Belfast Telegraph

Water cannon 'protected police' in Ulster rioting

The Police Service of Northern Ireland (PSNI) has said water cannons helped officers avoid injury during serious disorder.

The vehicles were deployed in North Belfast on Monday to quell rioting loyalists who attacked police lines with missiles after an Orange Order parade was blocked. Despite that, 20 members of the force were hurt.

Alistair Finlay, former assistant chief constable of the PSNI, wrote to the Home Secretary on behalf of the chief constable.

He said: "In our experience water cannons enhance the tactical options available to police and are best utilised in support of, and supported by, other tactical options, such as protected officers and attenuating energy projectiles."

He added: "It is clear that the use of the water cannon can be effective in keeping those involved in serious disorder at a distance from the police lines, thus minimising the opportunity for officers to sustain injury from projectiles and direct strikes from violent offenders."

Those approved for use by the PSNI are a different vehicle type to those under consideration by the Home Secretary and have a proven track record.

The PSNI faces a different public order challenge to that in England and Wales, usually a confrontation with static groups hurling missiles.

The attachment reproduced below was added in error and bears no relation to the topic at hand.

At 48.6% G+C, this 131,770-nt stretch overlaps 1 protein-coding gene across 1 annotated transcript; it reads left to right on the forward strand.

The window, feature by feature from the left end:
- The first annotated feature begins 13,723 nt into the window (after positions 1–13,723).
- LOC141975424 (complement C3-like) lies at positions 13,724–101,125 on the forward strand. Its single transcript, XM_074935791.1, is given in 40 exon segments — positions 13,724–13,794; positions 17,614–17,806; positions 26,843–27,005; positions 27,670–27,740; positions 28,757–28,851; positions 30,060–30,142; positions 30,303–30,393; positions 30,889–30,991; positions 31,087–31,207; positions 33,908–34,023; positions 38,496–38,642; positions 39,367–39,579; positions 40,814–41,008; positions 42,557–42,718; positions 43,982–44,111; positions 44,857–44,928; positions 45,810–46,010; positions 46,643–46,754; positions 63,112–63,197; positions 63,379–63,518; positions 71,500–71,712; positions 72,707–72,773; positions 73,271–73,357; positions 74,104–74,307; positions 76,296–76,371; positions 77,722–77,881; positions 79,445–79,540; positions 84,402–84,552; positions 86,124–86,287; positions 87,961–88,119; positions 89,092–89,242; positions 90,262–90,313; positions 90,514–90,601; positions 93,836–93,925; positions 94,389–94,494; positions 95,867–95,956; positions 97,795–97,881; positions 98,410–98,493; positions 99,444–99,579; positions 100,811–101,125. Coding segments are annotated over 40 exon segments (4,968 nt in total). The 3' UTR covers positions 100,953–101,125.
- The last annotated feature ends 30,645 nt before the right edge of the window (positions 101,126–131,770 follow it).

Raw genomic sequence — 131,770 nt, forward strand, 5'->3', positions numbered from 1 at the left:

Water cannon have been introduced for some years during the summer months at sectarian flashpoints like Ardoyne in North Belfast.

Stormont's Justice Department said: "In Northern Ireland water cannon are only used where there is risk of injury to police officers or members of the public as a result of street disorder.

"Warnings are issued to rioters before they are deployed and there has been no evidence of serious injury caused.

"PSNI officers are provided with rigorous training to ensure all safety implications are considered. All use of water cannon is reported to the Policing Board and the Police Ombudsman."

Mark Lindsay, chairman of the Police Federation for Northern Ireland (PFNI), said water cannon have proven to be an effective riot control method where their use affords officers protection.

"It isn't used singularly in Northern Ireland, but in a graduated response to riot situations. It is a safer method of crowd control than close-quarter confrontation.

"Water cannon is but one method of riot control deployed during street disturbances in Northern Ireland. But, as events in North Belfast on Monday night showed, sometimes, in addition to water cannon, there is a need for more robust measures to be taken to protect officers on the front line such as the deployment and use of attenuated energy projectiles.

"From a PFNI standpoint, we're glad officers can call on water cannon in response to violent situations. If its presence and use on the streets results in fewer officers being injured, then it'll have proven its worth."


From Belfast Telegraph